Venezuelan dictator Nicolás Maduro called early presidential elections on Tuesday, set to occur before the end of April.
“It’s the right decision. Imperialism and the right were plotting to take over the economy,” Maduro said. He also urged the country’s National Electoral Council to “fix the earliest possible date” to hold the election. The date must occur before April 30, officials stated.
“Let’s get over with this, win the presidential poll and put an end to the imperialist threat,” Maduro told a group of supporters in Caracas. “If it was for me, the election would be held next Sunday.”
“Donald Trump is not the boss of Venezuela!” he declared.
Maduro’s announcement comes a month after he banned opposition leaders from running who had questioned the legitimacy of the latest round of elections. Other popular opposition leaders—such as Popular Will leader Leopoldo López and rightful mayor of Caracas Antonio Ledezma—remain imprisoned or exiled by the regime.
Maduro’s government also disqualified former Miranda Governor Henrique Capriles Radonski, the opposition’s nominee for the presidency during the last two elections, from running for any office in the country.
Fraudulent elections have been commonplace in Venezuela since the election of socialist revolutionary Hugo Chávez in 1998.
Last year alone saw two major fraudulent votes, the first being to elect members of Maduro’s “national constituent assembly,” an illegal parallel legislature that stripped elected lawmakers of power and replaced them with government supports. The election technology company Smartmatic later confirmed that voter turnout was manipulated by at least one million votes.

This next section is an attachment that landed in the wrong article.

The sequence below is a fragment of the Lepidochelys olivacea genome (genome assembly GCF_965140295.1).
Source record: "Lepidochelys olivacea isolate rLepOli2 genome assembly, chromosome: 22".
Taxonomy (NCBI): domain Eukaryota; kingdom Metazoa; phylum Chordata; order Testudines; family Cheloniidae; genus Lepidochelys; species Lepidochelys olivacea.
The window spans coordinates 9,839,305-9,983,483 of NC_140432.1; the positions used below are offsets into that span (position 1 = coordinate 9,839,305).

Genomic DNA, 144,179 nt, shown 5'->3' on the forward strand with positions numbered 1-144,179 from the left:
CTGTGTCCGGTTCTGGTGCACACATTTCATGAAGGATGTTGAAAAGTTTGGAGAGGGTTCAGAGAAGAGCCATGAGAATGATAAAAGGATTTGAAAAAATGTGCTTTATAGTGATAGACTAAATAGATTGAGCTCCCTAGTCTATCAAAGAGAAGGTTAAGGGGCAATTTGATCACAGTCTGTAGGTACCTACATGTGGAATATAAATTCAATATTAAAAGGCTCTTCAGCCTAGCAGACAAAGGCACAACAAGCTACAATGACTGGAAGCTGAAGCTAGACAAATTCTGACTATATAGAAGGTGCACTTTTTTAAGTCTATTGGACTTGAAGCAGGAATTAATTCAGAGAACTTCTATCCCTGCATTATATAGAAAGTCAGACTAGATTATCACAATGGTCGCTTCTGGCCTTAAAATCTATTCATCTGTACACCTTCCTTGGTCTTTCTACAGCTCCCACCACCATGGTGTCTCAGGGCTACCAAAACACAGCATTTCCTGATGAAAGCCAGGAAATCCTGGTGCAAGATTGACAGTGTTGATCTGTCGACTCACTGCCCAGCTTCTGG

Last October’s regional elections also saw Maduro’s governing United Socialist Party of Venezuela storm to victory by winning 17 of 24 governorships. However, the State Department reported on a number of irregularities, which included a lack of independent electoral observers, the routine disqualification of candidates, and the closure of voting centers in opposition strongholds.
Maduro’s supposed electoral success comes despite widespread unpopularity as the country currently faces the worst economic and humanitarian crisis in its history, with a chronic lack of basic resources and a monthly minimum wage down to almost $1 (one) dollar a month.
Credible evidence also suggests that Maduro lost the 2013 presidential election to opposition leader Henrique Capriles, but coordinated an electoral fraud that gave him a razor-thin victory of 235,000 votes.
Opposition leaders have since derided the vote and urged potential candidates to boycott the vote.
“Given that there is no credible electoral arbiter and that opposition leaders invalidated to participate it is easy to anticipate results,” former presidential candidate Diego Arria told Breitbart News. “Even though Maduro is repudiated by 80 percent people but with the help of his electoral board, he will easily win. The opposition should not participate nor legitimize such a charade.”
“The dictatorship does not want free elections. No one in Venezuela or abroad should support another of Maduro’s farces,” added Antonio Ledezma.